Given Lawrie’s comments about (some) students I doubt we’re ahead of the curve. What, then does designing an environment for PRADSA mean? Leonie Ramondt has used the term ‘thin portal’ as a way of mashing and linking a range of sources together. This might include a network of blogs, some agreed links/groups in citeulike (see the TSA group there), (see the TSA links I’ve just started assembling there) and so on. Interestingly, though, this leads us into a discussion with th AHRC over archiving materials, and the use of Dublin Core metadata.


Written by Steve

February 20, 2007 at 3:44 pm

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I’ve just come across the website which is monitoring the use of ‘social media’ in the US elections. They have a fascinating counter of the number of ‘friends’ each of the candidates has in myspace. As soon as these start being counted and presented in league tables, I suppose they inevitably become some sort of indicator (though of what, precisely, is a little unclear).

Late last year, while preparing for a lecture on politics & online communities for a 3rd-year module Communities On-line (which I taught on with Janet Finlay) I had a look in MySpace and did some searches on political terms. I searched for the major UK parties and found a small number of Lib Dem and New Labour MPs, all with derisory numbers of ‘friends’. I don’t think I found any Tories. There was also a spoof page on the New Labour ‘fundraiser’ David Levy, which verged on the anti-semitic. I did a search on the BNP, and while there were no specific BNP pages, there were a disturbing number of young people who included support for the BNP in their profiles, alongside their football teams and musical tastes. The term ‘socialist’ was a cracker, though, turning up the Socialist Standard page with around 13,000 friends (as of today, ranking it behind only Obama and Clinton on the technpresident table). Socialist Standard is the organ of the rather wonderful Socialist Party of Great Britain (SPGB) who, as well as arguing for the abolition of money, only have one form of political intevention – the debate. (I’ve had a soft spot for them ever since one of their number engaged in a year-long correspondence with a rather spotty 16 year old who had written a letter to the local newspaper in the 1970s. The letters I received weren’t formulaic, but long, detailed responses to the points I had raised in my letters. ) This raises the question though: what is it about the SPGB and MySpace that generated this number of ‘friends’, and what might it signify?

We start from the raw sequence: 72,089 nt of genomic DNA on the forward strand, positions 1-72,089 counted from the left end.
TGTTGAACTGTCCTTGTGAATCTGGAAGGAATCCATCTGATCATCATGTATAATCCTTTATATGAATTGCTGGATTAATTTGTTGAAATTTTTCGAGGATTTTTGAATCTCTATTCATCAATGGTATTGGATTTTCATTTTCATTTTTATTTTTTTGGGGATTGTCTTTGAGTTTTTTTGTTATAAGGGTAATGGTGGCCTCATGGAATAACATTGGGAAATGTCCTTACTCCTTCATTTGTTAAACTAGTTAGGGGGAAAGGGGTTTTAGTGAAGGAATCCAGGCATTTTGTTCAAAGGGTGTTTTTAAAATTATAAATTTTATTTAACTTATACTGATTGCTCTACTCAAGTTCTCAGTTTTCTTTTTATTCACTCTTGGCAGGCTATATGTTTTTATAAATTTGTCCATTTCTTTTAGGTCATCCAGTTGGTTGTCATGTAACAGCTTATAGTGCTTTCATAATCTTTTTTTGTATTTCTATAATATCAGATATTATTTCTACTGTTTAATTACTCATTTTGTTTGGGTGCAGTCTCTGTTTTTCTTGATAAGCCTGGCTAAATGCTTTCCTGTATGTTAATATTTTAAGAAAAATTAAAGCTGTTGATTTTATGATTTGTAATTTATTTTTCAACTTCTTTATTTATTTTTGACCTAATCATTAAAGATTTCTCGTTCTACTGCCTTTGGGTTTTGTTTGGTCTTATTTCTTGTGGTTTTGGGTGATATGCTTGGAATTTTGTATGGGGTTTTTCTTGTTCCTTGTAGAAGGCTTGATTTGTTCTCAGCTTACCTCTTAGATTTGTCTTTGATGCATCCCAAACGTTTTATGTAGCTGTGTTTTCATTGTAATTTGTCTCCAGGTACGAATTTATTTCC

Written by Steve

February 17, 2007 at 4:28 pm

Posted in social media


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I’ve decided to start a blog to keep notes on my research and teaching interests in the broad areas of social informatics, and technology & social action.

Most immediately, this has been triggered by wanting a space to share some musings with colleagues with whom I am working to get the Practical Design for Social Action (PRADSA) project up and running. The project began in January 2007, supported by the UK Arts and Humanities Research Council and Engineering and Physical Sciences Research Council’s joint ‘Design for the 21st Century’ programme.


Written by Steve

February 17, 2007 at 4:10 pm

Posted in Uncategorized